Growing up surrounded by fields in the farm country of Pennsylvania, it’s no wonder that I love autumn as much as I do. Seeing crops that were no more than “dead” seeds only months before being harvested and transformed into food always struck me as a fantastic, if not somewhat magical cycle. Now, as we slowly sink into the cool evenings and chilled rains of October, my heart is warmed by the roadside stands piled high with vibrant globes of orange, red, green, and blue, which silently call to passersby, asking that they slow down, admire, and perhaps take a flicker of autumn home with them. Far from the farm, in our grocery stores and supermarkets, the light of the pumpkin, a light which has been burning since the time of the Ancient Greeks (who gave the first written name to these large gourds, “pepon”), is processed and hidden inside rows of metal cans. So today, I hope to show you how easy it can be to abandon canned pumpkin, and instead tap into the “ancient” skill of transforming fresh, seasonal pumpkins into purée that will last well into next summer!
For our first excavation into the world of autumnal artistry, we’ll be focusing on pumpkins best suited to baking: varieties such as the New England Sugar Pie Pumpkin (an adorably tiny heirloom), the Fairytale Pumpkin, and the Long Neck Pumpkin. These cultivars have flesh best suited to baking/roasting, and the smaller varieties (such as the New England) will have a much higher sugar content, making them great for use in pies, muffins, cookies, and any other fall treats you’re looking to conjure!
It just so happened that a family friend had a bumper crop of long neck pumpkins this year, so that’s the variety I’ll be using for today’s recipe. Whatever pumpkin you use, though, the process will remain the same.
- Preheat your oven to 400 F / 205 C
- Using a sharp knife (Our old bread knife worked perfectly), cut off the top of your pumpkin.
- If your pumpkin has a neck (like you’ll see in the images below), cut the neck into equal sized chunks.
- If your pumpkin is neck-less, cut the body of the pumpkin in half, and scoop out all of the seeds and strings (But don’t throw the seeds away! We’ll use them later!)
- Cut your pumpkin sections into chunks small enough to fit onto an ungreased baking tray.
- Bake for 40 minutes, or until the pieces are fork tender (solid pieces may take longer)
- When your pumpkin pieces are tender, remove them from the oven and begin removing the skins when you can safely handle them.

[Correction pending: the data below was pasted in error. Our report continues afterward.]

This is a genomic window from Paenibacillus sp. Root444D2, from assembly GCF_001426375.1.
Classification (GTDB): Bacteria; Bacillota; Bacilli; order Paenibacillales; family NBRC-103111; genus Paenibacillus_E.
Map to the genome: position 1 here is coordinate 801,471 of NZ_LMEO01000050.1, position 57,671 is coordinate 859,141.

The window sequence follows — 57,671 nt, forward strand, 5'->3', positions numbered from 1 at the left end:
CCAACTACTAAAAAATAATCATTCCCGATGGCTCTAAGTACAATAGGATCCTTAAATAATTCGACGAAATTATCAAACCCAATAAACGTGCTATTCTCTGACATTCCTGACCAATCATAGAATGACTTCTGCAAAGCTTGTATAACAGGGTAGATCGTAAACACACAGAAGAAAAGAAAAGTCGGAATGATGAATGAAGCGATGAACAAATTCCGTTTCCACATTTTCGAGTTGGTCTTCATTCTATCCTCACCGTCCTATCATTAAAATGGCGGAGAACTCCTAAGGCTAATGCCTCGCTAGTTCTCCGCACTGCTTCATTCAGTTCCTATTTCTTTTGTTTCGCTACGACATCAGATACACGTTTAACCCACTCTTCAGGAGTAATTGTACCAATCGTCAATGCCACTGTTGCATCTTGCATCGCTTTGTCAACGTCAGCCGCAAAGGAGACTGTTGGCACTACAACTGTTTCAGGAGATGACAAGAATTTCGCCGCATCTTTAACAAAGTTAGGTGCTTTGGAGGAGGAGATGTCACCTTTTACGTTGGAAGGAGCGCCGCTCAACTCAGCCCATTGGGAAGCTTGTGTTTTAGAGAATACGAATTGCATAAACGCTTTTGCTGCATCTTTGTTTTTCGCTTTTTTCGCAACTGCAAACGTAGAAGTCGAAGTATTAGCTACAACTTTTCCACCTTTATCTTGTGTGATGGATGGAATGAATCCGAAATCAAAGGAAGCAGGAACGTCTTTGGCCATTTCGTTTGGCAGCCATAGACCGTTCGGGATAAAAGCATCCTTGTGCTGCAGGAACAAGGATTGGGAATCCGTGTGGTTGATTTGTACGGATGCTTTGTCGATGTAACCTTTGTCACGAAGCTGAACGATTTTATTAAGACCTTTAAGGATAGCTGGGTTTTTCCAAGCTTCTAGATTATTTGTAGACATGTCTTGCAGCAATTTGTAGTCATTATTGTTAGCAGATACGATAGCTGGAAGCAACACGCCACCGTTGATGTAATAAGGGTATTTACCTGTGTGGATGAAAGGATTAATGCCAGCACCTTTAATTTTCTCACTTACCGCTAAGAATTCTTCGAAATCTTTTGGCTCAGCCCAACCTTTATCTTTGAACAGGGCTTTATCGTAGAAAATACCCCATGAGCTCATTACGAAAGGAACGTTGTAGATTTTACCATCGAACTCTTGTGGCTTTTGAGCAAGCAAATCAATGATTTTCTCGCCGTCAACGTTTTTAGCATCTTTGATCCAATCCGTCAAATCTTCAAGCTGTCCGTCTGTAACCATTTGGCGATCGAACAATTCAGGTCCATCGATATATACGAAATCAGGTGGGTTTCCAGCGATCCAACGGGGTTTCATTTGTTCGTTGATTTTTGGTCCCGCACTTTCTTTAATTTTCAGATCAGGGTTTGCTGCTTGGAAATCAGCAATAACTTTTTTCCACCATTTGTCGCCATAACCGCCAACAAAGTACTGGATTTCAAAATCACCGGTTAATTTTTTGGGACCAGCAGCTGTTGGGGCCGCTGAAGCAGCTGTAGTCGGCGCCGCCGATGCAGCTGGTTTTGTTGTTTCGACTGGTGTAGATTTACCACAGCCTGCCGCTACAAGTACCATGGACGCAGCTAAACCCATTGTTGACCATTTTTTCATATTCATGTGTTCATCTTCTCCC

- Put the cooked and skinned pieces into your choice of food processing device (potato masher, food mill, electric food processor), and process until smooth.
- Congratulations! You’ve just puréed a pumpkin!
- To store, divide your purée evenly (I measured mine into cups) into airtight, freezer-safe bags, and freeze for future use. Conservative sources say that the pumpkin will stay fresh this way for up to 8 months, but other sources indicate that their pumpkin survived over a year of freezing!
Roasted Pumpkin Seeds
Hopefully you saved your seeds from your now puréed pumpkin, because there’s no greater fall treat than simple, roasted seeds, fresh from a local gourd!
- Raw pumpkin seeds
- Olive oil
- 1 teaspoon sea salt, plus additional for sprinkling
- Preheat your oven to 325 F / 160 C
- If using seeds from a fresh pumpkin, first separate the seeds from the flesh, and rinse the seeds in a colander. Try to remove as much of the orange stringiness as possible.
- Add seeds to a medium sized pot of water with the teaspoon of salt.
- Bring the pot to a boil, then reduce to medium-low heat, and let simmer for 10 minutes.
- After simmering, drain the seeds in your colander and pat dry (don’t worry about the seeds being completely dry, you just don’t want them dripping when you put them in the oven).
- Place the seeds onto an ungreased baking tray, then drizzle with olive oil and sea salt. Stir the seeds to coat.
- Roast the seeds in the preheated oven for 10 minutes, then stir the seeds and return to the oven for 8-10 more minutes. During the last few minutes of roasting, remove a seed and crack it open – if the inner flesh of the seed is starting to turn black, remove the seeds from the oven – this is a sign that the seeds are starting to overcook.
- Let the seeds cool, and then enjoy one of the greatest tastes of autumn!
With all of your pumpkin roasting, puréeing, and processing complete, your home will be aglow in the sight, smell, and taste of seasonal, autumnal cooking! I hope you’ll return to the dig next Tuesday for a recipe that will be implementing some of our fresh purée, and may include a special drink concoction using the pumpkin juice that was unexpectedly created with the food mill!